Why can’t permanent residents vote in municipal elections?

I am proud of the way our community embraces diversity.

  • The Multicultural Festival has celebrated the cultural diversity in our community for many years.
  •  When there is an act of intolerance in our community, we are quick to speak out.
  • Several members of our community have been recognized with a provincial Newcomer Champion award.
  • And the Local Immigration Partnership, and the many individuals and organizations it comprises, does a magnificent job in helping newcomers settle into our community and to integrate into the workforce. There is more work to do but they are making a difference.

These are just some of the ways our community embraces and celebrates diversity. We recognize that inclusivity makes us a healthier and more prosperous city.

Immigrants raise families and send their children to schools. Immigrants work for local businesses and own businesses. Immigrants contribute to community life in many ways.

And they pay municipal and education property taxes and user fees. So why can’t they vote in the municipal election?

Last year, Toronto City Council voted to ask the province to “amend the necessary legislation to allow permanent residents the right to vote in municipal elections.”  Permanent resident status is a federal designation granted to legal immigrants who have not yet become citizens. If the province agrees to the request, the change could not occur until the 2018 municipal election to allow time for public education and the required changes to legislation.

It was a tight vote and public opinion is divided. The argument against allowing permanent residents to vote is founded on the belief that they should become a Canadian citizen first. The argument for allowing permanent residents to vote recognizes that they pay municipal property taxes and make many contributions to their communities. They should have a say in who governs their community. It also recognizes that democracy is fundamentally about inclusion and thrives on a diversity of backgrounds, interests and ideas.

Inclusivity and diversity are important values that are expressed every day in our community.  These values are part of our identity.

I would like to see Guelph join Toronto in urging the province to allow permanent residents to vote in municipal elections in Ontario.

, ,

About Karen Farbridge

An unwavering change maker seeking a just, democratic and sustainable world.

View all posts by Karen Farbridge

Connect with the City of Guelph

Subscribe to our RSS feed and social profiles to receive updates.

3 Comments on “Why can’t permanent residents vote in municipal elections?”

  1. Nichola Martin Says:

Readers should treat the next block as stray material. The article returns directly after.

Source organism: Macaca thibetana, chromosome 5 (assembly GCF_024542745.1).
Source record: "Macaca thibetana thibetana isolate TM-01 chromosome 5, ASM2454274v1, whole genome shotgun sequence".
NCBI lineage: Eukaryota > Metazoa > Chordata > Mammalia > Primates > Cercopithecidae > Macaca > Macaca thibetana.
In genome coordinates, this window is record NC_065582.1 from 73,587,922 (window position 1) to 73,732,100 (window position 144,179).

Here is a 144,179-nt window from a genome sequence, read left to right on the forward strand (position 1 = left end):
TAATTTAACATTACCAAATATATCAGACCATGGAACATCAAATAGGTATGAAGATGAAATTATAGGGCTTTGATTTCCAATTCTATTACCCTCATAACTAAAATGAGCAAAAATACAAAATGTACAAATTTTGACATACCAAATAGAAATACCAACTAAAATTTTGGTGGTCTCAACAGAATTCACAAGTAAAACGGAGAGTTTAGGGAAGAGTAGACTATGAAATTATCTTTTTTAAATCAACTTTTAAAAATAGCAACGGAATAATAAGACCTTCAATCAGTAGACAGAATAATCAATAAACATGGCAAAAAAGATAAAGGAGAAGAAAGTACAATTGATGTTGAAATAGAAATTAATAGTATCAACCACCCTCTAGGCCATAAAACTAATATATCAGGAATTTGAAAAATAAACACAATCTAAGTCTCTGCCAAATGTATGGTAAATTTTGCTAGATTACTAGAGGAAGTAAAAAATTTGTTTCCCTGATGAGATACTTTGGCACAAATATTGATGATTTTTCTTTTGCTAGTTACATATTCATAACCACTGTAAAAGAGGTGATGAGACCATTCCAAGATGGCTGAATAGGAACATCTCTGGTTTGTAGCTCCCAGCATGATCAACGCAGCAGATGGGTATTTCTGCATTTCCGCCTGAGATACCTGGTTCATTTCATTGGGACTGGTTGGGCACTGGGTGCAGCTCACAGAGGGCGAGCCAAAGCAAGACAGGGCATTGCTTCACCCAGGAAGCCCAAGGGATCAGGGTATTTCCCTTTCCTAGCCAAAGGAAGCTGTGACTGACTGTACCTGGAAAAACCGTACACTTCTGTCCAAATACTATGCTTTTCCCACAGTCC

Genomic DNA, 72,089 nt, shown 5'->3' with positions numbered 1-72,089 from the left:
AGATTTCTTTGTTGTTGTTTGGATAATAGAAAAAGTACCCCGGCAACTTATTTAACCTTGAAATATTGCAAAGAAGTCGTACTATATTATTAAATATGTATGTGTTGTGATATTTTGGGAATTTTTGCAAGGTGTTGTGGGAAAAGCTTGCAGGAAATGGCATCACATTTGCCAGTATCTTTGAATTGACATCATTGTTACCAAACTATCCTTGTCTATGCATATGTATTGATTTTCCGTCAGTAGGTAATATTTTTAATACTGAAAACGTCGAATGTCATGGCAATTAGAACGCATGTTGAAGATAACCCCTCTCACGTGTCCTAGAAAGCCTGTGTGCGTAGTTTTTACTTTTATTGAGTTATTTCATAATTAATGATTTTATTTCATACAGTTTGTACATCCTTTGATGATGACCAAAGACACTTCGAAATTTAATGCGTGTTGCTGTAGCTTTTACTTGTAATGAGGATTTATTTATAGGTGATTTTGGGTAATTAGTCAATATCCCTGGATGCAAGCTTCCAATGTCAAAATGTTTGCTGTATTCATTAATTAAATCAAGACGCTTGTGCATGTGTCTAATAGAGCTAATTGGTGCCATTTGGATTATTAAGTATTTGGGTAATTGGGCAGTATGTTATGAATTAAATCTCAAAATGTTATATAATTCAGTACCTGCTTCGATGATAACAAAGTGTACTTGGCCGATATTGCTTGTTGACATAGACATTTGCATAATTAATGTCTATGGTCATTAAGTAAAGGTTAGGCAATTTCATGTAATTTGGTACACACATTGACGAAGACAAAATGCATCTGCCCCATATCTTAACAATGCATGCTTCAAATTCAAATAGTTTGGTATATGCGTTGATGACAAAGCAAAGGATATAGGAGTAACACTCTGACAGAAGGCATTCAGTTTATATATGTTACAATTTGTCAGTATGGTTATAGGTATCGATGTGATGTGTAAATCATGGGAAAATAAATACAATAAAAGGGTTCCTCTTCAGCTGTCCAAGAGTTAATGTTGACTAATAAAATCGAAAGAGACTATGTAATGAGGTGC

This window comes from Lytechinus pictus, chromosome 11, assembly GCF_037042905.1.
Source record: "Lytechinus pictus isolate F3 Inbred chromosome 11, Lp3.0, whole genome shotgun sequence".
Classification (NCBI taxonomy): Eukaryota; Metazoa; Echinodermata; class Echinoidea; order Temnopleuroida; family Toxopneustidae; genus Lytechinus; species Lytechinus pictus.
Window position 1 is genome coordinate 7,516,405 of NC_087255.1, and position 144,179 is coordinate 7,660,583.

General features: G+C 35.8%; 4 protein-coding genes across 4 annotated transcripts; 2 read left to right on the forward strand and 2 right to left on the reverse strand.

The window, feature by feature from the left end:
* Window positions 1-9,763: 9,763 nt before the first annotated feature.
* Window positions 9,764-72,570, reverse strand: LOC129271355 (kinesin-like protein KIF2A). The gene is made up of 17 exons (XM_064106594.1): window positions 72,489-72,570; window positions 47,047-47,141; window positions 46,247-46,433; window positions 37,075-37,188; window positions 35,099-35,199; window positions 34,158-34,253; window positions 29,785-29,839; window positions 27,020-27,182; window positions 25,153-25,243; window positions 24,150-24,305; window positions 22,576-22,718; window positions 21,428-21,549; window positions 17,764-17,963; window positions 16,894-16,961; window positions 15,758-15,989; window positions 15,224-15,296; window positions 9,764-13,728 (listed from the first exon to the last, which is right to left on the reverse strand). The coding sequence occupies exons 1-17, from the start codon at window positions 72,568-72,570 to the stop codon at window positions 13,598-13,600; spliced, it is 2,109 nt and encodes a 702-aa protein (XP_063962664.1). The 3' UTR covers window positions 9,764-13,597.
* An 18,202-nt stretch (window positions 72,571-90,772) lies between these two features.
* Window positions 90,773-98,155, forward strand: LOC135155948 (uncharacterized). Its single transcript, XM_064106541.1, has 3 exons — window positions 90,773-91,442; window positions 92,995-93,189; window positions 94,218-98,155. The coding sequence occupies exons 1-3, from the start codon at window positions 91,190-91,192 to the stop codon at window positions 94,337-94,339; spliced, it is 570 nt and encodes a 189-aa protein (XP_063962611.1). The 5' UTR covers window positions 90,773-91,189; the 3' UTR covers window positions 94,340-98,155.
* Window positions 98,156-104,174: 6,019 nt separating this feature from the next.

hmmm I heard a councillor on the CBC discussing this. When I arrived in Canada I think it had just switched over – to the current system where you have to be a citizen – prior to that you didn’t have to be a citizen. Is three years really too long to wait to vote? At the three year mark I marched down to the citizenship place and became a citizen just because I wanted to vote.
    I think we need to have people making the connection between citizenship, and municipal politics and with the other two levels of government. Otherwise we are in danger of continuing the myth of municipal government as devoid of policy, and of only being concerned with property owners and business (taxpayers as opposed to citizens).
    If there are barriers to people becoming citizens at the three year mark then we should address that issue instead.

  2. trikha48 Says:

    This is an excellent post regarding immigrants but as Hon’ble mayor has indicated there is a divided opinion about permanent residents becoming part of the municipal elections. Diversity and inclusiveness are very important component of Guelph population.This was clearly observed in today’s event at Hanlon Convention centre. The event named as The Immigration Connection: Creating Collective Impact was attended by a large audience including Mayor Karen Farbridge.The main highlight of the event apart from presentation by the dignitaries was the brain storming discussion involving various groups about how WE CAN CONTRIBUTE IN MAKING GUELPH A BETTER PLACE TO LIVE. Congrats all who made this event a success.

    *Sincerely,*

    *Dr Arun Trikha Ph.D C.Chem.* *8-20 Shackleton Dr,Guelph ON N1E0C5* *Ph:(519)3414763, (519)546 0210* [image: Glitter Text Generator – http://www.sparklee.com%5D

Trackbacks/Pingbacks

  1. Should permanent residents be allowed to vote in municipal elections? - August 7, 2014

    […] topic Permanent resident voting was briefly in the news in Guelph back in 2013. Mayor Farbridge wrote a blog post in support of it, the Guelph Mercury against it and the Tribune did not take a […]

%d bloggers like this: